WASHINGTON — To support and raise awareness of comprehensive immigration reform, the HNP Office for Justice, Peace and Integrity of Creation is sponsoring several events throughout the next few months.
Russell Testa, director of the Province’s JPIC Office, encourages friars and their partners-in-ministry to consider participating in the following:
• Web conference at 1 p.m. (EST) on Sept. 14, being held in coordination with the Franciscan Action Network and Justice for Immigrants.
• Facilitator training, Nov. 6 in Raleigh, N.C., and Dec. 4 in Providence, R.I., on organizing and hosting successful conversations on immigration reform.
“Franciscans have a particular call to be mediators of dialogue,” Testa said. “This role is especially needed when a difficult issue like immigration reform comes to the forefront. The JPIC Office is working with Catholic Relief Services to host the two training sessions.
Testa is also urging Franciscans to write their local legislators about supporting an act for the Development Relief and Education of Alien Minors, or DREAM Act, a bill that would make it possible for young people who are in the U.S. without legal documentation to attend college and to join the military. By doing so, they could attain U.S. citizenship, said Testa.
“Because Franciscan ministries in Holy Name Province have asserted that support for our immigrant brothers and sisters is a high priority, we compiled information about how to help,” said Testa. “The only piece of legislation that might pass Congress this year is the DREAM Act.” Information on how to contact a legislator is available on FAN’s website.
Significance of the DREAM Act
“This important piece of legislation could positively affect many in our ministries, especially in our two colleges,” he said in a recent e-mail to friars. “I cannot stress how important this DREAM Act advocacy work is. The DREAM Act is a first step to comprehensive immigration reform. If we do not get this legislation passed, the prospect for fuller reform will be all the more difficult.” He encourages Franciscan-spirited people to help prepare for possible state-level struggles on immigration.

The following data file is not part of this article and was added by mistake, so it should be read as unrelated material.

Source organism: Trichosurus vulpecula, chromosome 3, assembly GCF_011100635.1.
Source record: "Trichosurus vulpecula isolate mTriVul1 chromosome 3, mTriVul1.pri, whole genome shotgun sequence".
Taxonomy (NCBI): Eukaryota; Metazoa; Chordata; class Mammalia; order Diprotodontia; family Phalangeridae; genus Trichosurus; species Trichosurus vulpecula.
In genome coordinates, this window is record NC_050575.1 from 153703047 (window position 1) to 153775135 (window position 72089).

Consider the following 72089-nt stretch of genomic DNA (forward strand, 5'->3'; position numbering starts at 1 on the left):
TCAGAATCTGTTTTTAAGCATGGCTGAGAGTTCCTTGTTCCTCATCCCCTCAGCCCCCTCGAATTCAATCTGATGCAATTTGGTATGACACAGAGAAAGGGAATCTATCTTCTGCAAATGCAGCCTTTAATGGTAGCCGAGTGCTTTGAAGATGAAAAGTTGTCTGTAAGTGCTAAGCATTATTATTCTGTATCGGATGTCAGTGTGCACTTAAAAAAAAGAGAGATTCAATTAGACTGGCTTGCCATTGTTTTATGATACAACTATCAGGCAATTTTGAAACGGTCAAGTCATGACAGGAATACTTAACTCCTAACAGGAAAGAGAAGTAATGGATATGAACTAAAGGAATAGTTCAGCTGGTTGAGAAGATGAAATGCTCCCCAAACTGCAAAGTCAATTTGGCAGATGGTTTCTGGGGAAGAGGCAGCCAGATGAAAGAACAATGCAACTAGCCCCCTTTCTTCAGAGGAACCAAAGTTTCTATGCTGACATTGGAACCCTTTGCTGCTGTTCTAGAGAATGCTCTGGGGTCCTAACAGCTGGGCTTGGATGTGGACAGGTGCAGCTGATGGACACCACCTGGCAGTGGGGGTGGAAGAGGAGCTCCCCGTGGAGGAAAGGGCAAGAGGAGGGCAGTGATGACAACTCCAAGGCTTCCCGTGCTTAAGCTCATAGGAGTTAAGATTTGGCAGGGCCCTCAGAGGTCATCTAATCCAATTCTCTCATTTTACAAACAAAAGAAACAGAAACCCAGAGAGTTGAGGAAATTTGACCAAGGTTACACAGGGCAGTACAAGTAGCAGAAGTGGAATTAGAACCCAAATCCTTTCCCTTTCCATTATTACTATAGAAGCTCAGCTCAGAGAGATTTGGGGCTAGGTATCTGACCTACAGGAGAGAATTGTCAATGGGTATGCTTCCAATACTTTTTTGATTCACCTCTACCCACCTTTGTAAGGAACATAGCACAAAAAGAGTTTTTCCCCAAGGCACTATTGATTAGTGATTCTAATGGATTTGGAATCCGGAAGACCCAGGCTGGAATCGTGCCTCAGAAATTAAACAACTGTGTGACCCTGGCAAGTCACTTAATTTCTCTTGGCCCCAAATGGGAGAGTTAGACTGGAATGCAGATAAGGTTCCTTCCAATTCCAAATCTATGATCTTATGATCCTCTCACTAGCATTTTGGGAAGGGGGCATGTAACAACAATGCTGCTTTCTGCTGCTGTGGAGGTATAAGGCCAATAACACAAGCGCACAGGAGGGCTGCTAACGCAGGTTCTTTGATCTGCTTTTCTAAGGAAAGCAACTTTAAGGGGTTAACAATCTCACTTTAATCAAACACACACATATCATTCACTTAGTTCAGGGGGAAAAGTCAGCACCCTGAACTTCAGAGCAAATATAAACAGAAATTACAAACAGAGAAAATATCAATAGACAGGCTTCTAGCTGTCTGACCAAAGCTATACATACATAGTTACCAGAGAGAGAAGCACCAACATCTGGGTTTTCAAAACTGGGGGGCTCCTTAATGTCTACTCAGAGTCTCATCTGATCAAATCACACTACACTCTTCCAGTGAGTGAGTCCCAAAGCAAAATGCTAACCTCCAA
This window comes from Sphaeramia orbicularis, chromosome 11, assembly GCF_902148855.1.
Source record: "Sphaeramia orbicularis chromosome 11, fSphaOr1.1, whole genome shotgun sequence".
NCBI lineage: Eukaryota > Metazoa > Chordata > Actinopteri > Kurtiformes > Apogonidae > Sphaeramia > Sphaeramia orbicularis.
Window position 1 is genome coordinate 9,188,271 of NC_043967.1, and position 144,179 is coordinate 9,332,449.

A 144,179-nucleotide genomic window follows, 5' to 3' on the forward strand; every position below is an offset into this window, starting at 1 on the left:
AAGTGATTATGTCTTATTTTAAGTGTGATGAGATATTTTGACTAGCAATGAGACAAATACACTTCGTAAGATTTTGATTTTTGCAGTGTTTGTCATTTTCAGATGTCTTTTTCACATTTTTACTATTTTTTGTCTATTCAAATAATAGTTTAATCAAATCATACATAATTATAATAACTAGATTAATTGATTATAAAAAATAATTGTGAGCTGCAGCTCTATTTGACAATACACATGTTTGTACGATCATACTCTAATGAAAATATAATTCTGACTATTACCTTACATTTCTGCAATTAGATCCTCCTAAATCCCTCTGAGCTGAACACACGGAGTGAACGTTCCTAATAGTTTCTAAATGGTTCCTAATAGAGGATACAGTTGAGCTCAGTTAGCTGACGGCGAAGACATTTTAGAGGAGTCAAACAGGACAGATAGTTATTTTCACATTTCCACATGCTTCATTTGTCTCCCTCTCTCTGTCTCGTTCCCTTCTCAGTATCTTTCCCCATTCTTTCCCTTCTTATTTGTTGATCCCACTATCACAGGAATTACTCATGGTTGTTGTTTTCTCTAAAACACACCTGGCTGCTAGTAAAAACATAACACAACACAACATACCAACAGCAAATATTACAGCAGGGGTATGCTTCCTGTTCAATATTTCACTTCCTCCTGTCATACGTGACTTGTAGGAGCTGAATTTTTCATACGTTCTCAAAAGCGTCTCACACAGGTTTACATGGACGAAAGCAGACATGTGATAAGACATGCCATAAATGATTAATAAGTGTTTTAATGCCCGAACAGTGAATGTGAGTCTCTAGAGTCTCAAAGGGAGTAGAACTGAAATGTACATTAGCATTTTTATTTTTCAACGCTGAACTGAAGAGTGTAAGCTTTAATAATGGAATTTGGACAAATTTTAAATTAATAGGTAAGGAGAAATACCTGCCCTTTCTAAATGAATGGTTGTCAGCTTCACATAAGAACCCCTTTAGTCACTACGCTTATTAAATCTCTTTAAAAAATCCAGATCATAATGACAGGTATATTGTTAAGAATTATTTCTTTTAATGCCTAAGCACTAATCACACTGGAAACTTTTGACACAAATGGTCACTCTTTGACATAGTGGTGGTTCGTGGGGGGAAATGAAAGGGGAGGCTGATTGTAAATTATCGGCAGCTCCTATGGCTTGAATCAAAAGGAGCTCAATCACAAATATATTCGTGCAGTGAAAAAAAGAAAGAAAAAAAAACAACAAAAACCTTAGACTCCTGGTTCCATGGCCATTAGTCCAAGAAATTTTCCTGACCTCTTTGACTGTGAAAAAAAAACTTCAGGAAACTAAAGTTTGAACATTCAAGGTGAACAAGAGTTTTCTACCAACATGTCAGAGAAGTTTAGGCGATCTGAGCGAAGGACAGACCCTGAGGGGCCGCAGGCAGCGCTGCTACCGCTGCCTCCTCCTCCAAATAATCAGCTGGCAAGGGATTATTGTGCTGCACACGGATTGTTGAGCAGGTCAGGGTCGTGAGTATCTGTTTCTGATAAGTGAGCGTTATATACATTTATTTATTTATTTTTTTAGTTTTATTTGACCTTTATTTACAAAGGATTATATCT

“We know of at least 22 states in which there has been some level of discussion about enacting legislation similar to Arizona’s law,” said Testa, who has worked recently with Justice for Immigrants, an organization of the United States Conference of Catholic Bishops, the Interfaith Immigration Coalition, America’s Voice, Franciscan Action Network and other immigration advocacy groups, to determine why the Comprehensive Immigration Reform was not passed.
“What happens in these states will depend greatly on the result of the federal lawsuit against the Arizona law. If you are in Delaware, Florida, Maryland, North Carolina, Pennsylvania, Rhode Island, South Carolina or Virginia, please pay particular attention to local immigration discussions in your area,” he said.
“We have a limited opportunity to make some real changes in support of our immigrant brothers and sisters. This priority from our HNP Strategic Plan is within our grasp.”
This summer, Testa also conducted two workshops on immigration. They were held July 10 and 11 at St. Francis Prayer Center in Stoneville, N.C.
The JPIC director, who has been in his position since the summer of 2000, routinely communicates through print, Internet, telephone and live programs about JPIC programs. Recently, Testa has been meeting with the JPIC Directorate, the Hispanic Ministry Committees and other partners to develop a strategy for effective action on immigration reform. The JPIC Office has also been working with some of the HNP friars to determine a Franciscan-inspired response to the growing anti-Muslim activity in the United States, Testa said.
Earlier this summer, enhancements were made to the Justice and Peace page of the HNP website. “Stay tuned for more features that will be coming to the HNP website soon,” Testa said. “In particular, a way to link to a variety of the JPIC Actions of direct service, education and action occurring in our HNP-sponsored ministries.”
Testa said he welcomes ideas and questions about immigration and other timely topics. He can be reached by phone (202-527-7561) or e-mail.
— Jocelyn Thomas is HNP’s director of communications.